Nourish - Raw Buckwheat Breakfast Granola
Making your own breakfast cereal or granola is a really reliable way to ensure you are getting the best nutritional start to the day.
Homemade granolas can be designed to suit your taste, so perhaps you want to make it chocolatey one week or bursting with nuts and seeds the next. Cinnamon or gingerbread, vanilla and raisin.. whatever flavours are calling to you, you can do it!
Buckwheat is an excellent base for a healthy breakfast cereal or snack and when prepared this way has a texture which is perfect if you like a light crunch to your cereal.
It can be mixed with other seeds, nuts or fruits to provide variety, and if you are new to the preparation of ‘Raw’ food, this is a good introduction.
- 1 1/2 -3 Cups Raw buckwheat groats (NOT roasted or kasha)
And the rest is up to you!
- 1 1/2 cups gluten-free rolled oats
- 3/4 cup chopped soaked nuts and or seeds (almonds, brazil, pecans, walnuts, cashews, pumpkin, sesame, flax, chia or sunflower seeds
- 3/4 – 1 tsp ground cinnamon/ginger/cardamon
- pinch of vanilla powder
- 1-2 tablespoons of cacao powder
- 1/2 tsp sea salt
- sweetener choices can include coconut sugar, maple syrup, honey or blended dates made into a paste. (sweeten to taste)
Dates and apple pieces work well too.
- nut butters work well to bind (could be mixed with the sweetener of choice before coating the dry ingredients)
- oils such as coconut, avocado or olive oil can work, depending on the flavour profile.Optional add-ins after dehydrating/slow baking could be:
- 1/2 cup unsweetened coconut flakes or shredded coconut
- dried fruits – raisins, currants, sour cherries, figs, dates, mulberries, goji berries etc.
- cacao nibs, bee pollen, chocolate chips – anything!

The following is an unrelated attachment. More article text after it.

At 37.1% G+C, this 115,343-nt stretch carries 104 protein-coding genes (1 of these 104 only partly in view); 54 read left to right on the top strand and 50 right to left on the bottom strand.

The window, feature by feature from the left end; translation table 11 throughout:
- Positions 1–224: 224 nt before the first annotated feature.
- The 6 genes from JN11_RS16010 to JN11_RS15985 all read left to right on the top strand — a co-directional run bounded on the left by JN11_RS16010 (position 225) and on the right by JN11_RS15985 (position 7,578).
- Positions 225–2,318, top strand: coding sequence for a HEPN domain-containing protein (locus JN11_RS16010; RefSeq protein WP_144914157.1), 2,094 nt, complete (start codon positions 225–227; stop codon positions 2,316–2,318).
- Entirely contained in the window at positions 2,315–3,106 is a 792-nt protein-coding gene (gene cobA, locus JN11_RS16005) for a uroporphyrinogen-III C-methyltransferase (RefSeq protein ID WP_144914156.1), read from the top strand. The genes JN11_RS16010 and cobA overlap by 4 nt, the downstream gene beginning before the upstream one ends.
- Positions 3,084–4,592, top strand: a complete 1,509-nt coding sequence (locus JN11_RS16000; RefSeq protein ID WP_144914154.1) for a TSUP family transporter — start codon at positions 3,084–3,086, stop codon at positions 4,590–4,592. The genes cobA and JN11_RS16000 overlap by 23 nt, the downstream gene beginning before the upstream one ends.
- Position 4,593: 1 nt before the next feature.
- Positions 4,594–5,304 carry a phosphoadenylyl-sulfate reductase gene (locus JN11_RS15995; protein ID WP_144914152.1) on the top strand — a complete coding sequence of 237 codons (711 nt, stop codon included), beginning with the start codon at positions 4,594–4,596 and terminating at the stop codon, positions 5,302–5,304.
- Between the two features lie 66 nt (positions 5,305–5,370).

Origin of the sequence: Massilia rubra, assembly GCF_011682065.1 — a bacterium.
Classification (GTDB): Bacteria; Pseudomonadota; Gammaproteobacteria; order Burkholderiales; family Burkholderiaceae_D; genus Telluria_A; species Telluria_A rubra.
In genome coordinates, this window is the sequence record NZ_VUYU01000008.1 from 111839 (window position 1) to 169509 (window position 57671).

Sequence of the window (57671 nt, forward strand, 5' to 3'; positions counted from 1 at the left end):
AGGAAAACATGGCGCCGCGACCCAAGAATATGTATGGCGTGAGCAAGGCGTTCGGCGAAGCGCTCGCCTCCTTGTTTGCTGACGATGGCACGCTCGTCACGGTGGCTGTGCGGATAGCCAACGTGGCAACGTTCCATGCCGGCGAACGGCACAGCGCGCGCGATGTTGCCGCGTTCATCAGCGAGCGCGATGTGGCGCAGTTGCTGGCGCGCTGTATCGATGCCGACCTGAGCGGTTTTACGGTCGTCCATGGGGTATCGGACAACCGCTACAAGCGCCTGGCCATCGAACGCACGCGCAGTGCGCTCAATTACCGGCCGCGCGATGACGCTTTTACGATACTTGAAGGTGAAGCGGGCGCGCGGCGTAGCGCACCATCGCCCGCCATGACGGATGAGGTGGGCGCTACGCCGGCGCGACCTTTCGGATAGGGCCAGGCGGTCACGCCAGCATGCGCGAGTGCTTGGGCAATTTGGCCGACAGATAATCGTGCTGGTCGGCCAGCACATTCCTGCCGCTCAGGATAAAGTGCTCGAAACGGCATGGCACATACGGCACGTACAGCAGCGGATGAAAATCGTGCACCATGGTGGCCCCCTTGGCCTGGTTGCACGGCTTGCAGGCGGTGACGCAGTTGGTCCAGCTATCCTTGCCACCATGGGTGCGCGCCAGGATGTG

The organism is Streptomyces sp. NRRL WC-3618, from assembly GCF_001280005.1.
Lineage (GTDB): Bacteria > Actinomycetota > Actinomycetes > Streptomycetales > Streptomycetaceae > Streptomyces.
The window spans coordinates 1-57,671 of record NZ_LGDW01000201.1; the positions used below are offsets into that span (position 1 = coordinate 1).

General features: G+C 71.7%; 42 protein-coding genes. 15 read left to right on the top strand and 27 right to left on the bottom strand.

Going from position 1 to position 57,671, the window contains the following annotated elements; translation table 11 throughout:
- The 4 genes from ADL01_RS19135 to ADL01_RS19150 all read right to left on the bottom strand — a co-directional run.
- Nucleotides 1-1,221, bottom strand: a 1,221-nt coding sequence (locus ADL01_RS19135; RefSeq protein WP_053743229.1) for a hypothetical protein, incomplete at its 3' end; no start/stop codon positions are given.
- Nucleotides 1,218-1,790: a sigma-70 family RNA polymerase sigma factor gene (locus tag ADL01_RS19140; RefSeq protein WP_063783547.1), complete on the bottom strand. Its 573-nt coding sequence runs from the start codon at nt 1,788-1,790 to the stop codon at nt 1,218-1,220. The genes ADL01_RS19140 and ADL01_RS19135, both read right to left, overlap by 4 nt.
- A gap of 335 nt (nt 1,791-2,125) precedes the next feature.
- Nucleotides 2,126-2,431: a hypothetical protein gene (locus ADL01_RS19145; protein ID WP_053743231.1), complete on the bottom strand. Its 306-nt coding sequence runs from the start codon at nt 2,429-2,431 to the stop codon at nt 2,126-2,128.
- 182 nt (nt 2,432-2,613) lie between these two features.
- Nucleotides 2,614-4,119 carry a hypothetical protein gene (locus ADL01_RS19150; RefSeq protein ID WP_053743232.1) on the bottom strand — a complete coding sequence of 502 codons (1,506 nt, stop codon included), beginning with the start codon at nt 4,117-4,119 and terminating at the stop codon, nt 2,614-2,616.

- Cover the buckwheat with water and soak overnight or for 8 hours.
- Drain, rinse and soak for a further 8 hours. Thoroughly rinse the buckwheat of its liquid and drain again.
- Soak your chosen nuts/seeds for at least 8 hours beforehand.
- Arrange the soaked buckwheat and additional ingredients onto the lined trays of a dehydrator.
- Set the dehydrator to 60 c for about an hour and then reduce it to 46 c for another three hours or until the cereal is completely dry and crisp.
- Add your choice of add-ins (optional to use heat to melt oils/nut nutters by following the method below).
- Store in an airtight container.
- Preheat oven to roughly 160 C.
- Add the buckwheat groats, oats, nuts and seeds of choice, dry sweetener, salt and spices to a mixing bowl and stir to combine.
- In a small saucepan over a medium-low heat, warm the oil and wet sweetener of choice, e.g maple syrup until melted and combined.
- If using nut butter, add here and stir to combine.
- You can also add your cacao powder here if using.
- If using dates as the sweetener, blend in a blender with a splash of water and mix through dry ingredients with your fingers.
- Pour over the dry ingredients and mix well to coat.
- Spread the mixture evenly onto a baking sheet and bake for 25-30 minutes or until fragrant and lightly coloured.
You may wish to stir halfway through to ensure even baking.
- Add the dried fruit, coconut, superfoods of choice etc at the end. If you’re adding chocolate or anything heat-sensitive, wait until it has completely cooled.
- Place cooled granola in a sealed container that has an air-tight seal, and it should keep for a few weeks. Or store in the freezer up to 1 month or longer.
- Serve the buckwheat granola with almond milk, yoghurt/coconut yoghurt or kefir and add some seasonal fresh fruit for a delicious breakfast.
It can also be used as a topping over porridge or eaten as is like a trail snack.
But why raw?
There is a renewed interest and return to the traditional process of fermenting or soaking grains and dehydrating them in order to render them more digestible.
Raw grains are known to contain enzyme inhibitors and phytic acid which blocks the absorption of many minerals and nutrients.
Soaking them however, will release the enzyme inhibitors, making the nutrients more accessible to our bodies.
When you prepare raw food meals (and generally cook with grains/nuts/seeds), it’s highly advisable to soak and sprout them all to soften them, remove harmful enzyme inhibitors and enhance their nutritional value prior to eating. For more info, check out this previous blog on What is Sprouting and How to Get Started here.
The soaked grains are then dehydrated instead of being cooked or baked so as to retain their nutritional value. This is generally done in a dehydrator, but don’t worry, if you don’t have a dehydrator, a low temperature of the oven will also work.